The Nature Repair Market Bill 2023 has passed the Australian Senate, meaning the Nature Repair Market is likely to commence operation in 2024
The goal of the new Nature Repair Market Act is to promote the enhancement and protection of biodiversity across the country and assist Australia in meeting its obligations under the Convention on Biological Diversity and the Kunming-Montreal Global Biodiversity Framework.
The Government is looking for the Nature Repair Market to promote investment in projects that restore and repair nature across Australia by providing a mechanism for landholders to undertake projects that protect and enhance biodiversity and get paid for this work.
So how will it work?
Under the new Act, the Minister can make a methodology determination which sets out how a registered biodiversity project is to be carried out. The methodology determinations must align with the biodiversity integrity standards, requiring projects to result in the enhancement and protection of biodiversity. Methodology determinations may also need to comply with a biodiversity assessment instrument which provides a measure of biodiversity, enhancement of biodiversity or protection of biodiversity.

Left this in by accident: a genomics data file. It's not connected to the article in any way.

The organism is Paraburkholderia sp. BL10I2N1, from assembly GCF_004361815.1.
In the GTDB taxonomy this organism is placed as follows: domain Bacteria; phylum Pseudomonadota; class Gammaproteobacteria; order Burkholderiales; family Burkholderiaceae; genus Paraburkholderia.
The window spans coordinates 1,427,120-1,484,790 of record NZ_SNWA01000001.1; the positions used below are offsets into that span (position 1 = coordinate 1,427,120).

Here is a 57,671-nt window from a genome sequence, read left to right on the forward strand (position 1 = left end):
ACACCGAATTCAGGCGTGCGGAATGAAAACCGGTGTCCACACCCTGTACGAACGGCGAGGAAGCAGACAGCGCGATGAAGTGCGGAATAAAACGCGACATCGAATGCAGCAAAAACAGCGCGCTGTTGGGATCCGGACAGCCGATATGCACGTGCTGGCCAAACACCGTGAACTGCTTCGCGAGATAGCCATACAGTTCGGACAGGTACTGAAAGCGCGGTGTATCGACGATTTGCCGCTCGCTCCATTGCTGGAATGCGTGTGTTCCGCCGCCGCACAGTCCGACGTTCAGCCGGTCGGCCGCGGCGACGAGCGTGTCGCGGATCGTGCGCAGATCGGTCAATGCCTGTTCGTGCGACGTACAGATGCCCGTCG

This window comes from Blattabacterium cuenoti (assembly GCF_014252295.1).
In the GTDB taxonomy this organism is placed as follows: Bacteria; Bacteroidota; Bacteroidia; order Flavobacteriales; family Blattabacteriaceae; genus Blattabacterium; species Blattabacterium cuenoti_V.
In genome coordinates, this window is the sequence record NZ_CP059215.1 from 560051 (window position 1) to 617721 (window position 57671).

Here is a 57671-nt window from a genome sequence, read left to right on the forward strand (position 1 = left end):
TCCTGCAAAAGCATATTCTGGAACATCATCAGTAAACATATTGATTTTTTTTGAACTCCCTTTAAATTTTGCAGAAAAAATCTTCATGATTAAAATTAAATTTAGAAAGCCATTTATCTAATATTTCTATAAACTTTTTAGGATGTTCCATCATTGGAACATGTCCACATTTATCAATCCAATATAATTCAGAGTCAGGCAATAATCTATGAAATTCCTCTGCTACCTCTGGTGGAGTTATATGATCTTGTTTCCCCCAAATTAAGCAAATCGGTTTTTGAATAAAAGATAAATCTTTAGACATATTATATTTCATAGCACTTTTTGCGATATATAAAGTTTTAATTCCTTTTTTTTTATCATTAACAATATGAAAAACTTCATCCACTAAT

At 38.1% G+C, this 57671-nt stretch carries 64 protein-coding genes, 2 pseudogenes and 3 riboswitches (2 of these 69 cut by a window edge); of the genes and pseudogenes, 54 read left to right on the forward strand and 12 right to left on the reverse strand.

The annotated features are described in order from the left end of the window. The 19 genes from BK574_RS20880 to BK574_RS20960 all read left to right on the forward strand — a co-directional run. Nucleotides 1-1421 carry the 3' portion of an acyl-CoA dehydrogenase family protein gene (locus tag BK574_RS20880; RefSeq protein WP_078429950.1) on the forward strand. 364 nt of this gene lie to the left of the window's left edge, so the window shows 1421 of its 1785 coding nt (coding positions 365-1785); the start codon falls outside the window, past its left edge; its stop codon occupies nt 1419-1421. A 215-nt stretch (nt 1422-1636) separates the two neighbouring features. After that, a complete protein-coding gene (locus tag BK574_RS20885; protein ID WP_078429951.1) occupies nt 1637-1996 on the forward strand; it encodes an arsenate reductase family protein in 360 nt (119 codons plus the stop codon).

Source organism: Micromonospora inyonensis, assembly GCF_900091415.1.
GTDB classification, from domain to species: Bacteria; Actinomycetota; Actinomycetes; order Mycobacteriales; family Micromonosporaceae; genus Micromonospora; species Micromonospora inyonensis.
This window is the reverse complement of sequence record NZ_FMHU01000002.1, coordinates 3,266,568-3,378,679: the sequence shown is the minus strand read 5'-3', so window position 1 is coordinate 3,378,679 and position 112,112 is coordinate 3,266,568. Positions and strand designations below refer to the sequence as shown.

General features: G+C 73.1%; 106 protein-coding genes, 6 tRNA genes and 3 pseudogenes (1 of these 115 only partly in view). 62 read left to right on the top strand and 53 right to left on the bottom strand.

The Nature Repair Market Committee, established under the Act, will advise the Minister around issues such as methodology determinations, biodiversity assessment instruments and matters that relate to biodiversity projects.
An application for a biodiversity certificate can be made to the Clean Energy Regulator (the Regulator). The application must include information specified in the methodology determination and be accompanied by a biodiversity project report. Once the Regulator is satisfied that the project meets requirements around regulatory approvals, eligible interest holders, native title and that the project has or will result in a positive biodiversity outcome, the project is registered, and a biodiversity certificate is issued. Biodiversity projects will have a permanency period applied of either 25 years, 100 years or a period determined by the relevant methodology.
In line with other schemes, biodiversity projects can be audited and are subject to regular reporting requirements.
How will the market operate?
Once issued, biodiversity certificates can be traded. The Commonwealth and private investors will be able to purchase and trade biodiversity certificates. This means that a landowner can seek a biodiversity certificate and can then trade this certificate with other entities, although the pricing structure for biodiversity certificates is yet to be established and will be subject to commercial terms.
Organisations likely to buy biodiversity certificates include businesses looking to address ESG and sustainability goals, including those under the Taskforce for Nature Related Disclosures (TNFD), and for philanthropic reasons.
Currently, biodiversity certificates could be used for environmental offsetting purposeshowever, the Greens are looking to remove this measure and the Government is expected to support this (ABC News, 5 December 2023). This will mean that biodiversity certificates will not be able to be used to offset impacts of development.